openurl 
  Title Developmental effects of constant light on circadian behaviour and gene expressions in zebra finches: Insights into mechanisms of metabolic adaptation to aperiodic environment in diurnal animals Type Journal Article
  Year 2020 Publication Journal of Photochemistry and Photobiology B: Biology Abbreviated Journal Journal of Photochemistry and Photobiology B: Biology  
  Volume in press Issue Pages 111995  
  Keywords Animals  
  Abstract (up) A most crucial feature of biological adaptation is the maintenance of a close temporal relationship of behaviour and physiology with prevailing 24-h light-dark environment, which is rapidly changing with increasing nighttime illumination. This study investigated developmental effects of the loss of night on circadian behaviour, metabolism and gene expressions in diurnal zebra finches born and raised under LL, with controls on 12 L:12D. Birds under LD were entrained, and showed normal body mass and a significant 24-h rhythm in both activity-rest pattern and mRNA expression of candidate genes that we measured. But, under LL, birds gained weight and accumulated lipid in the liver. Intriguingly, at the end of the experiment, the majority (4/5th) of birds under LL were rhythmic in activity despite arrhythmic expression in the hypothalamus of c-Fos (neuronal activity), Rhodopsin and Mel1-a genes (light perception), and clock genes (Bmal1, Per2 and Rev-erb β). In peripheral tissues, LL induced variable clock gene expressions. Whereas 24-h mRNA rhythm was abolished for Bmal1 in both liver and gut, it persisted for Per2 and Rev-erb β in liver, and for Per2 in gut. Further, we found under LL, the loss of 24-h rhythm in hepatic expression of Fasn and Cd36/Fat (biosynthesis and its uptake), and gut expression of Sglt1, Glut5, Cd36 and Pept1 (nutrient absorption) genes. As compared to LD, baseline mRNA levels of Fasn and Cd36 genes were attenuated under LL. Among major transporter genes, Sglt1 (glucose) and Cd36 (fat) genes were arrhythmic, while Glut5 (glucose) and Pept1 (protein) genes were rhythmic but with phase differences under LL, compared to LD. These results demonstrate dissociation of circadian behaviour from clock gene rhythms, and provide molecular insights into possible mechanisms at different levels (behaviour and physiology) that diurnal animals might employ in order to adapt to an emerging overly illuminated-night urban environment.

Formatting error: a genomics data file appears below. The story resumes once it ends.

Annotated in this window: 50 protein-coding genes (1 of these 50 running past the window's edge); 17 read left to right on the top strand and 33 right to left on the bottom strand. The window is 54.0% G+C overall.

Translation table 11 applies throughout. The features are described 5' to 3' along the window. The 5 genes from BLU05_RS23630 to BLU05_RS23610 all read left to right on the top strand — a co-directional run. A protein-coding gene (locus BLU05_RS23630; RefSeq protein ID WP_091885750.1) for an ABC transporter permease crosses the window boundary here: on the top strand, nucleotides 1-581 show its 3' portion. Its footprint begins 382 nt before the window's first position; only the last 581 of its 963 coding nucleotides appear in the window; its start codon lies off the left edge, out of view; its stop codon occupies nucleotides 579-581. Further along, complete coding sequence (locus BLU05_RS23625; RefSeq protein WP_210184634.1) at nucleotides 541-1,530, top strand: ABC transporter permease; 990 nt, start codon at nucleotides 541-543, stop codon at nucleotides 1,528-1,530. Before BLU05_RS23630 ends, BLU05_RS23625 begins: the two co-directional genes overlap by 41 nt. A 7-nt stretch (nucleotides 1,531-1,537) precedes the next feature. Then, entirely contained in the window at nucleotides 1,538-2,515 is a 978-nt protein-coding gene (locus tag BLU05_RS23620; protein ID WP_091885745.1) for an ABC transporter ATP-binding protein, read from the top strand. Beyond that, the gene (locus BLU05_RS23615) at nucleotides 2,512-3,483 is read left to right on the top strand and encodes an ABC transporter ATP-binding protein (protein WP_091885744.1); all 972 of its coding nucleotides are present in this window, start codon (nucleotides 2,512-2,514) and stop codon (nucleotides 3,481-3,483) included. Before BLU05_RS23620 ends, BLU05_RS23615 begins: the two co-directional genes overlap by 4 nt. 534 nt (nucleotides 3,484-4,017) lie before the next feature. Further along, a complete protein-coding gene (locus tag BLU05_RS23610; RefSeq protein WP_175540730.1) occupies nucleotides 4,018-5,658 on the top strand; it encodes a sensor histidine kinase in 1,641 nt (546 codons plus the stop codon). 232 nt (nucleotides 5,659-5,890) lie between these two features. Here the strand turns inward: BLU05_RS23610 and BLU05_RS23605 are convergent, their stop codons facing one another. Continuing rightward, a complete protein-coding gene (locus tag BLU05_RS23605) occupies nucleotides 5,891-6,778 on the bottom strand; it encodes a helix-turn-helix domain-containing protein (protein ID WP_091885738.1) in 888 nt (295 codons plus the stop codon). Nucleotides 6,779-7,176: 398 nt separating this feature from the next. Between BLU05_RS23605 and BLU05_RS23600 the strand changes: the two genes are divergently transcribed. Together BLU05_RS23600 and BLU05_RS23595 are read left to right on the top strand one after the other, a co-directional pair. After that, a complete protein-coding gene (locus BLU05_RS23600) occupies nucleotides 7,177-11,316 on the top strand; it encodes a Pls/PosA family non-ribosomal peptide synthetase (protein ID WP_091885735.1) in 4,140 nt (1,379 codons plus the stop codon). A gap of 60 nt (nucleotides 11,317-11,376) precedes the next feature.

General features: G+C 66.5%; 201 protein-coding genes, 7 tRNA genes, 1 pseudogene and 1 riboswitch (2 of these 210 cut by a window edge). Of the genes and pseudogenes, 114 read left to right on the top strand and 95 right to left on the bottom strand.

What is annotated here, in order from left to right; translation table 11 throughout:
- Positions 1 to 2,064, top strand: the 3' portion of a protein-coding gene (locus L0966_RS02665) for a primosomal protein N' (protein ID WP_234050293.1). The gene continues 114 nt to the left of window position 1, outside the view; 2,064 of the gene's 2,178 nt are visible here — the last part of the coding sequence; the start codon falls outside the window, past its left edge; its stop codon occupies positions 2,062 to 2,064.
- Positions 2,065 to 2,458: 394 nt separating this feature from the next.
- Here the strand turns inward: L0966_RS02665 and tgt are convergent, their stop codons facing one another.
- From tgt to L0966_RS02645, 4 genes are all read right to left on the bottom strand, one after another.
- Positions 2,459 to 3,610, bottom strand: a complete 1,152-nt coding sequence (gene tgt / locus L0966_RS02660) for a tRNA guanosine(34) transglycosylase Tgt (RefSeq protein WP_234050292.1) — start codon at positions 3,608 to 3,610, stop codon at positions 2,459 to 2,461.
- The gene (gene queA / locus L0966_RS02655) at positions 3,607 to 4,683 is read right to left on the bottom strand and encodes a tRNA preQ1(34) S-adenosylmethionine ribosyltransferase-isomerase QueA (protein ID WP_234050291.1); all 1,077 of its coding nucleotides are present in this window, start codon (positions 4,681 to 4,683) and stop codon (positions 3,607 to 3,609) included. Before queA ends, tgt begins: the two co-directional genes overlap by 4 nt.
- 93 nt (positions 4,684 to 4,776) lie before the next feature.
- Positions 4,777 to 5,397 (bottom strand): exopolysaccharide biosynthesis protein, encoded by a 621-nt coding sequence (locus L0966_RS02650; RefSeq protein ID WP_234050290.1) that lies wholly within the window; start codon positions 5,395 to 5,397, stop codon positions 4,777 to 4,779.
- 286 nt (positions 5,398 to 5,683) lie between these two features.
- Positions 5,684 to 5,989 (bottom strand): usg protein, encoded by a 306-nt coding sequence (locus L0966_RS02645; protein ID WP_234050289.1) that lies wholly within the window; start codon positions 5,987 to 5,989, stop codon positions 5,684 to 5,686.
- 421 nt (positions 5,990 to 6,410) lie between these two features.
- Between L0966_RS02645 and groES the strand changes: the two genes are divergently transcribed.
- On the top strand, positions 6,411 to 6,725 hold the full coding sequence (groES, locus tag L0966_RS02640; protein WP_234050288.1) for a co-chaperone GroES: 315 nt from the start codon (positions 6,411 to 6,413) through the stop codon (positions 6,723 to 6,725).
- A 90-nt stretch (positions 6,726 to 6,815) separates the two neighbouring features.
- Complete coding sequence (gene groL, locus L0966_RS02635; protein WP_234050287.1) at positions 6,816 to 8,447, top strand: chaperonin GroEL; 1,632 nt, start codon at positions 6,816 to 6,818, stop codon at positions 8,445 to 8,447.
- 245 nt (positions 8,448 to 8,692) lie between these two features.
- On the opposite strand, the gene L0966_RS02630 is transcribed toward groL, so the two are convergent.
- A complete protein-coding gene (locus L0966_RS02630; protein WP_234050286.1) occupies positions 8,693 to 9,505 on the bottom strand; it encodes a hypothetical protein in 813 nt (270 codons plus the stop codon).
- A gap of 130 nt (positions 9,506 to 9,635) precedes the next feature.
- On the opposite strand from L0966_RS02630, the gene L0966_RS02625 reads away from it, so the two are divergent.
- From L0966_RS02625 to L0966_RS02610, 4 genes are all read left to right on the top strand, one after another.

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  Series Editor Series Title Abbreviated Series Title  
  Series Volume Series Issue Edition  
  ISSN 1011-1344 ISBN Medium  
  Area Expedition Conference  
  Notes Approved no  
  Call Number GFZ @ kyba @ Serial 3085  
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Author Kogure, M.; Yue, J.; Nakamura, T.; Hoffmann, L.; Vadas, S.L.; Tomikawa, Y.; Ejiri, M.K.; Janches, D. url  doi
openurl 
  Title First Direct Observational Evidence for Secondary Gravity Waves Generated by Mountain Waves Over the Andes Type Journal Article
  Year 2020 Publication Geophysical Research Letters Abbreviated Journal Geophys. Res. Lett.  
  Volume 47 Issue 17 Pages  
  Keywords Remote Sensing; Atmospheric Science  
  Abstract (up) A mountain wave with a significant brightness temperature amplitude and ~500 km horizontal wavelength was observed over the Andes on 24–25 July 2017 in Atmospheric Infrared Sounder (AIRS)/Aqua satellite data. In the Modern‐Era Retrospective Analysis for Research and Applications, version 2 (MERRA‐2), reanalysis data, the intense eastward wind flowed over the Andes. Visible/Infrared Imaging Radiometer Suite (VIIRS)/Suomi‐NPP (National Polar‐orbiting Partnership) did not detect the mountain waves; however, it observed concentric ring‐like waves in the nightglow emissions at ~87 km with ~100 km wavelengths on the same night over and leeward of the Southern Andes. A ray tracing analysis showed that the mountain waves propagated to the east of the Andes, where concentric ring‐like waves appeared above a region of mountain wave breaking. Therefore, the concentric ring‐like waves were likely secondary waves generated by momentum deposition that accompanied mountain wave breaking. These results provide the first direct evidence for secondary gravity waves generated by momentum deposition.  
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  Series Editor Series Title Abbreviated Series Title  
  Series Volume Series Issue Edition  
  ISSN 0094-8276 ISBN Medium  
  Area Expedition Conference  
  Notes Approved no  
  Call Number GFZ @ kyba @ Serial 3117